The game is a faithful adaptation of the Games Workshop-produced board game of the same name where players will coach a fantasy team in a rugby, American football, and chess mashup.
The biggest highlights of Blood Bowl is the incredible number of varied teams and the deep character progression system. These two systems work so well together that it will warrant multiple playthroughs of the same team, allowing players to try different approaches and tactics. Luck is also a huge part of Blood Bowl, sometimes to its detriment, but it gives the game a high level of tension and excitement when players execute their moves. All this makes it a great sports and strategy game to boot.
12. Panzer Corps 2
Developer: Flashback Games Publisher: Slitherine Software Platform(s): PC
Panzer Corps is a bit of an odd historical strategy game as it models World War 2 tactical combat on an abstracted strategic scale rather than being an accurate simulation or direct adaptation of history (like Unity of Command 2). This definitely doesn’t take away from the game’s overall quality, but can make it feel more like a puzzle game than a fully fledged strategy game.
Where Blood Bowl 2 had a huge variety of factions, Panzer Corps 2 delves more into unit variety as the number of air, land, and sea units present in the game is absolutely staggering. Unit variance is also compounded with the introduction of heroes, unit achievement upgrades, and skins customization, which further personalizes the player’s troops and opens new tactical possibilities.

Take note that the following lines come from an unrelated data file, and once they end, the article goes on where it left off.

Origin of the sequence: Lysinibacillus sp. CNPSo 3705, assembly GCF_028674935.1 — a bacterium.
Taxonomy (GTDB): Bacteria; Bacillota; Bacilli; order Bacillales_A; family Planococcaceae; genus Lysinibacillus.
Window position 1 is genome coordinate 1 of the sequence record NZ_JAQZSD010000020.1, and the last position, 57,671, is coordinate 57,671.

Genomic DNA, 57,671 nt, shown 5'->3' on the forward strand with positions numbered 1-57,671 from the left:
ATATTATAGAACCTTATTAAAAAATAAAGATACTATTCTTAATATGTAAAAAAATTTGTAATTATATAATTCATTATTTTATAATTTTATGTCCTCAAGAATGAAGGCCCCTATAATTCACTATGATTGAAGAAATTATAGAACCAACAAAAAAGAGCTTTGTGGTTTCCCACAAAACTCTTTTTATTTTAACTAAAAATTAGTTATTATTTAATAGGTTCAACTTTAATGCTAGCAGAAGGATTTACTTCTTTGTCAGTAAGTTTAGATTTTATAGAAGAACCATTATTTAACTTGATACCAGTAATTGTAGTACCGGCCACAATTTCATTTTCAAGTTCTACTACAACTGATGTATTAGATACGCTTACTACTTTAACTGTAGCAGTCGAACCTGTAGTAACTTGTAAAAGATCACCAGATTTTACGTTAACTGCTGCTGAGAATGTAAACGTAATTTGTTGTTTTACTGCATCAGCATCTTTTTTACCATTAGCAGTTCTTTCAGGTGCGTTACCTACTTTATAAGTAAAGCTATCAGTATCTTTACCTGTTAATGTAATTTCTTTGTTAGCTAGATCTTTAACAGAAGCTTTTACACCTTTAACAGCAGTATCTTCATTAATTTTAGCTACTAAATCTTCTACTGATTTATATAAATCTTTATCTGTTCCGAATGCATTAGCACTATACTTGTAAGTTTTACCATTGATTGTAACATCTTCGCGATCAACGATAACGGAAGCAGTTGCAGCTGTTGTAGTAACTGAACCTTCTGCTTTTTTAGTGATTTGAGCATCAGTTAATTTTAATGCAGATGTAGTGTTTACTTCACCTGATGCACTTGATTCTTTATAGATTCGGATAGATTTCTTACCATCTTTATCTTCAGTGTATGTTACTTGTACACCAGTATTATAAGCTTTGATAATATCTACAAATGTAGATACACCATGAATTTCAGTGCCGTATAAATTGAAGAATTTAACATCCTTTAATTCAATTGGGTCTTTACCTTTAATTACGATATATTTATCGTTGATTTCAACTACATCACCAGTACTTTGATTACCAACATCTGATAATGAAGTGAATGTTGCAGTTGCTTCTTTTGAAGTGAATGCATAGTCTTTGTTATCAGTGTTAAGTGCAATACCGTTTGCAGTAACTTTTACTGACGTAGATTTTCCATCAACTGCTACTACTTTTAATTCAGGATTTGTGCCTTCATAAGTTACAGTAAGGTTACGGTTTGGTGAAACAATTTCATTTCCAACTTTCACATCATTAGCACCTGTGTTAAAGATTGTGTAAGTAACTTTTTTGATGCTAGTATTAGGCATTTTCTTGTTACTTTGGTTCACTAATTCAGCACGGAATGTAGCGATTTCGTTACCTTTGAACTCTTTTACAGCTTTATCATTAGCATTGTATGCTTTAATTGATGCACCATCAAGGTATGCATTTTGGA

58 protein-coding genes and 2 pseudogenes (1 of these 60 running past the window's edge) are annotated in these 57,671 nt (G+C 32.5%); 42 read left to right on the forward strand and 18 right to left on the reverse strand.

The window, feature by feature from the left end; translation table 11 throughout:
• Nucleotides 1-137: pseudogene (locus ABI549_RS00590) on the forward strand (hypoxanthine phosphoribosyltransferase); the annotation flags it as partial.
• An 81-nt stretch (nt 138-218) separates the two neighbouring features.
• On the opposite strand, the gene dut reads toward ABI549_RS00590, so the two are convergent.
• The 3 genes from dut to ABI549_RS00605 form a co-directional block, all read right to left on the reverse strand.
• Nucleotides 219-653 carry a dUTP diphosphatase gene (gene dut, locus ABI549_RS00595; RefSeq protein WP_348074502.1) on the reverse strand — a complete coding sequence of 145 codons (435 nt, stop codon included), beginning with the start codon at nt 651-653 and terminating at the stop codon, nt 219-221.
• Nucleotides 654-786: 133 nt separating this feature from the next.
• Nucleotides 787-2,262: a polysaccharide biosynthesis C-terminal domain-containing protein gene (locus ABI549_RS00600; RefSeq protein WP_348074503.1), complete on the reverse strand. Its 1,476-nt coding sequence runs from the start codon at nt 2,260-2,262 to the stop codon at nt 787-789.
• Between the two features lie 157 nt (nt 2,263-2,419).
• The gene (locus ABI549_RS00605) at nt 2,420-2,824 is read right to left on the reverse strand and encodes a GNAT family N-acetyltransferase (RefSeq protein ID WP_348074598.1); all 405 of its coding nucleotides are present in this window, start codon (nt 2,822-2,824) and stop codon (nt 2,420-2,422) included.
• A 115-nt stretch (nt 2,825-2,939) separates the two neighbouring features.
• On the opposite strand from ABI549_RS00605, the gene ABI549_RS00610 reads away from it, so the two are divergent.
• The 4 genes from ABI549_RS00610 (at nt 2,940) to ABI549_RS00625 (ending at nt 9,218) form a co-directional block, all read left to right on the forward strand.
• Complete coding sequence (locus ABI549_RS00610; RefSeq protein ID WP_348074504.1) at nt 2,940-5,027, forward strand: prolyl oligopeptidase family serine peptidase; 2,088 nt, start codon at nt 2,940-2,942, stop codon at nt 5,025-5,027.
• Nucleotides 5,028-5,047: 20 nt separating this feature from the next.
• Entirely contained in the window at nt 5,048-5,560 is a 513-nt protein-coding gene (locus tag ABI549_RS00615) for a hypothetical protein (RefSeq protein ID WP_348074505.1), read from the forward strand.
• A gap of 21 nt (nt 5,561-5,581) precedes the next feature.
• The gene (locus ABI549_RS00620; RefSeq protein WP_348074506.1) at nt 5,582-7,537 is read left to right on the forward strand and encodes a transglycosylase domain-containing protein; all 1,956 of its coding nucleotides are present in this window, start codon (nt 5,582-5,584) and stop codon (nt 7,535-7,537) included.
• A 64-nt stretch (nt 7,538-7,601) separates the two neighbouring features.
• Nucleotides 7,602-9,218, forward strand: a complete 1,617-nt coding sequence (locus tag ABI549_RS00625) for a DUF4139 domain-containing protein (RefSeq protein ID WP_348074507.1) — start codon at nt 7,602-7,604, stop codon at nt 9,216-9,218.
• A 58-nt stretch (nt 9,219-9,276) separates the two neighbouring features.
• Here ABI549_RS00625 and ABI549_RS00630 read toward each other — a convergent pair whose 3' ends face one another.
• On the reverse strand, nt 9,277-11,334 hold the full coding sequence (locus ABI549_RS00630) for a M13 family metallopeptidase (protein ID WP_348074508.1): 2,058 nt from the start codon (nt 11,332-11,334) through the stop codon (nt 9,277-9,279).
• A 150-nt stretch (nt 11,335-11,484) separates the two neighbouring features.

As an abstract turn-based puzzle-strategy game with a historical setting, Panzer Corps 2 is definitely one of the better ones.
From history to fantasy, Endless Legend is the premier fantasy 4X strategy game. Though it may initially look like a fantasy version of the Civilization series of games, it plays quite differently as the game introduces sector control, turn-based tactical combat, and HoMM-like hero management and levelling. Endless Legend is also unique in that it exists in the greater Endless series of games, which range from 4X strategy to roguelikes, giving an additional level of narrative quality.
Where other games pride themselves on large numbers of factions to give players opportunities to play through a game multiple times, many of them still have a common gameplay system and framework. Endless Legend is a game where the factions are not only numerous and diverse in visual style, but they’re also the closest to being truly asymmetric in design, which makes the game’s fantasy setting refreshing when compared to others.
While the tactical combat leaves much to be desired, the sheer amount of creativity coupled with a pleasant and clean UI makes Endless Legend one of the best fantasy strategy games of all time.
10. Age of Wonders: Planetfall
Developer: Triumph Studios Publisher: Paradox Interactive Platform(s): PC, PS4, Xbox One